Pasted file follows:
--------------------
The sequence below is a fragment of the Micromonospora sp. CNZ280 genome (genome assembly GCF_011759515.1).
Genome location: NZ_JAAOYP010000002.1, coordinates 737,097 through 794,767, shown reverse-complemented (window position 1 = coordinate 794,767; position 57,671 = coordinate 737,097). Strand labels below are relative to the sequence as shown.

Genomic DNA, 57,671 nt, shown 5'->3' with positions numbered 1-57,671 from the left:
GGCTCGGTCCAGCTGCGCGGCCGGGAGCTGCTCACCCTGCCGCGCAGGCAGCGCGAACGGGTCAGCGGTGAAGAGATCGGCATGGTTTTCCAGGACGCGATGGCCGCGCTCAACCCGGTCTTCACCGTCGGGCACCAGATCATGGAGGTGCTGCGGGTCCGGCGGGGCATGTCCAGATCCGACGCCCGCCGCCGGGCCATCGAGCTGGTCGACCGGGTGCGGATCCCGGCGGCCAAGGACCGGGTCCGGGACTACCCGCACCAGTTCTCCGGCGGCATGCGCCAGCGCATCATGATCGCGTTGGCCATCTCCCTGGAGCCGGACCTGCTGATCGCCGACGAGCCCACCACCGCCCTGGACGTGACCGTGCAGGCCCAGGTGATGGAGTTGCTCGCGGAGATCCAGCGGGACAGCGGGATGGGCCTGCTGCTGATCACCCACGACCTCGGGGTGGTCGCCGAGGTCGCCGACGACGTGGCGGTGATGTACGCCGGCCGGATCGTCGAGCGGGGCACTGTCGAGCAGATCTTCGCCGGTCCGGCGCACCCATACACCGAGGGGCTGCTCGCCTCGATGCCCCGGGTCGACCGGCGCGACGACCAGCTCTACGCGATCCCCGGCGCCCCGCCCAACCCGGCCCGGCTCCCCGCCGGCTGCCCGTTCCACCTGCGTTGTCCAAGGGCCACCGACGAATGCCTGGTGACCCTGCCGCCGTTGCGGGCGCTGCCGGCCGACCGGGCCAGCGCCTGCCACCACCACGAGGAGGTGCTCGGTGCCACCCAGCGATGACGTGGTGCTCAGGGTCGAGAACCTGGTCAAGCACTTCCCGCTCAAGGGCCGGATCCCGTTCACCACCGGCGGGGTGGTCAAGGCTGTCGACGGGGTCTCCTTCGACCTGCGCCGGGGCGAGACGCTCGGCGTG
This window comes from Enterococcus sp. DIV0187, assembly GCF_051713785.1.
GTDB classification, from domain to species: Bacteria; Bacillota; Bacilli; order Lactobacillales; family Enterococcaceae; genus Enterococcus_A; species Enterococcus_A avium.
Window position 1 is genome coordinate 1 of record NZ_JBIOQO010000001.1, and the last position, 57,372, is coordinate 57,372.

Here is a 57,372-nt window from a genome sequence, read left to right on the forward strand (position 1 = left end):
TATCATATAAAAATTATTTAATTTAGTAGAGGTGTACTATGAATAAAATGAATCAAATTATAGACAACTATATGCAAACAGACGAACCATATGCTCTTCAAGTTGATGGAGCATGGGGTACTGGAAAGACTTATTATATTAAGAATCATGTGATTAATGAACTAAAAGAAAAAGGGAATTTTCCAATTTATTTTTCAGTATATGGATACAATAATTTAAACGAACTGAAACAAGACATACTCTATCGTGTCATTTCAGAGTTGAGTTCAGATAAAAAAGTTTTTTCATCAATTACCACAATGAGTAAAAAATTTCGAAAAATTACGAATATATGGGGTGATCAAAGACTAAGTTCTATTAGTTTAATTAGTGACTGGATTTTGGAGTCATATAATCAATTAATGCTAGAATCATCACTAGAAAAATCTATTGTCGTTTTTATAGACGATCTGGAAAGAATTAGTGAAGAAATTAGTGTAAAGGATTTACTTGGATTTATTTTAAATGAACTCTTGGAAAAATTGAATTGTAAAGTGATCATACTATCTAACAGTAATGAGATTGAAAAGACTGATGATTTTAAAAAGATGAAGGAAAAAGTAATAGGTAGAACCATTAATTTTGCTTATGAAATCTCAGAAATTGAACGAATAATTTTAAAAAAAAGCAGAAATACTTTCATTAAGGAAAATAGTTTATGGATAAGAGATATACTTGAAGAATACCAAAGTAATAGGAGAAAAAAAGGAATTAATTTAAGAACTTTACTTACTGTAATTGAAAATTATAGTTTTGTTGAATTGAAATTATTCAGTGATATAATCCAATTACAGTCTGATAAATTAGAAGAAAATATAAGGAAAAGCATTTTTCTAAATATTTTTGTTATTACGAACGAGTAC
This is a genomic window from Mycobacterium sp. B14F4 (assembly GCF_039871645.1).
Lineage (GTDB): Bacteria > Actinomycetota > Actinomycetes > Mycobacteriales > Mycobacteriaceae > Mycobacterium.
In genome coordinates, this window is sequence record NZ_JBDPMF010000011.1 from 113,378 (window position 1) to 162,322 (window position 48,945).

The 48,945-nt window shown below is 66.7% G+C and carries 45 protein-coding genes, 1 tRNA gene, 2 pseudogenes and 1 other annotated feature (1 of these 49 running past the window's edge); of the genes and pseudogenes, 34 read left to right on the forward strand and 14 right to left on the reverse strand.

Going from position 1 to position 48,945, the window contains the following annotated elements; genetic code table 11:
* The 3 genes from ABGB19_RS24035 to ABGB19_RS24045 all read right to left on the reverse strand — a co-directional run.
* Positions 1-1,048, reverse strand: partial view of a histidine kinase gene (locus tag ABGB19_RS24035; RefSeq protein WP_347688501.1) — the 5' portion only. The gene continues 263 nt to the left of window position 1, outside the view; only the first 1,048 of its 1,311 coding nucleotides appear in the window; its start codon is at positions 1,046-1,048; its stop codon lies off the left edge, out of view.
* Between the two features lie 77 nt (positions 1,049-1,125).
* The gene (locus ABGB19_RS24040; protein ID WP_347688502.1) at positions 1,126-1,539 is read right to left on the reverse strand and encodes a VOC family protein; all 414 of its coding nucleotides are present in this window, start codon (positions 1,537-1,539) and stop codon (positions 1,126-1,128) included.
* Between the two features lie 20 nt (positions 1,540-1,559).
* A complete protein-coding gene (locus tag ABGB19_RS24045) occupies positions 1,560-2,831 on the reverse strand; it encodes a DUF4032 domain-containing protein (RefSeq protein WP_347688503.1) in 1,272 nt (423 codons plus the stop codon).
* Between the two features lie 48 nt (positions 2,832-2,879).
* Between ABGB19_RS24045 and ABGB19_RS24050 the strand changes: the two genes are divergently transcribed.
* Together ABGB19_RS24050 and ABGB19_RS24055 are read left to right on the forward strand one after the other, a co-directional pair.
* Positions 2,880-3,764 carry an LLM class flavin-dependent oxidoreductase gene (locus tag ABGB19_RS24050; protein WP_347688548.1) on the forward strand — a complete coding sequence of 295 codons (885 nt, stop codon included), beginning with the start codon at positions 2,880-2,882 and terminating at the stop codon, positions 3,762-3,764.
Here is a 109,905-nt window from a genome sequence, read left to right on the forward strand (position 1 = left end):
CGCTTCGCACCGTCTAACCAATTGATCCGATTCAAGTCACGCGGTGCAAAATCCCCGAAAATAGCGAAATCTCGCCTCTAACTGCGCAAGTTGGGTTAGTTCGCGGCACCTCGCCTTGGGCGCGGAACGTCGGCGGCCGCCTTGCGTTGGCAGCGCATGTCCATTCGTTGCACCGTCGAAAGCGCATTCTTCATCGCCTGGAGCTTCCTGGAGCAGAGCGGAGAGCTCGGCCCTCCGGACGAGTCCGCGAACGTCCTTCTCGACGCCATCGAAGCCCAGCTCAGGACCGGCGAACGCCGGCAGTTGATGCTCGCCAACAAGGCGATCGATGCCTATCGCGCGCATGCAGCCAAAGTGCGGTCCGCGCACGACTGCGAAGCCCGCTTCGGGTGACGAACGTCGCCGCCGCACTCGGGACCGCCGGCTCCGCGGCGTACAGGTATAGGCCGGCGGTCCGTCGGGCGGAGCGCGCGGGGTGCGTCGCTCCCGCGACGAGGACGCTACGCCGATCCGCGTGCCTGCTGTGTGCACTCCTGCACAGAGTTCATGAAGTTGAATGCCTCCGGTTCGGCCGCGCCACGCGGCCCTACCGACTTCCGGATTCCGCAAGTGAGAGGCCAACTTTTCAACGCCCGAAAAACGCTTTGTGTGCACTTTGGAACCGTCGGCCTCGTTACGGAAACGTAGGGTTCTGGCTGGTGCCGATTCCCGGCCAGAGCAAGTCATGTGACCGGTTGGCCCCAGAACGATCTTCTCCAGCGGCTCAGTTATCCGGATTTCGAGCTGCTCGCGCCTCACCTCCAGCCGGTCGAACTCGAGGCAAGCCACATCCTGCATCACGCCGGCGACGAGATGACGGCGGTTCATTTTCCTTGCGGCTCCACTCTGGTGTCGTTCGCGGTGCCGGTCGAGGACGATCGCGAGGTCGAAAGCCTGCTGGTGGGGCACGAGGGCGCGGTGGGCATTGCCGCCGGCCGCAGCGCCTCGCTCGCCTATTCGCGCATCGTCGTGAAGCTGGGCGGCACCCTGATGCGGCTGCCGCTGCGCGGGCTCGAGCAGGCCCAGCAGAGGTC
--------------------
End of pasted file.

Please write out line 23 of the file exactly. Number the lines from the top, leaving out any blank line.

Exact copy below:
* Together ABGB19_RS24050 and ABGB19_RS24055 are read left to right on the forward strand one after the other, a co-directional pair.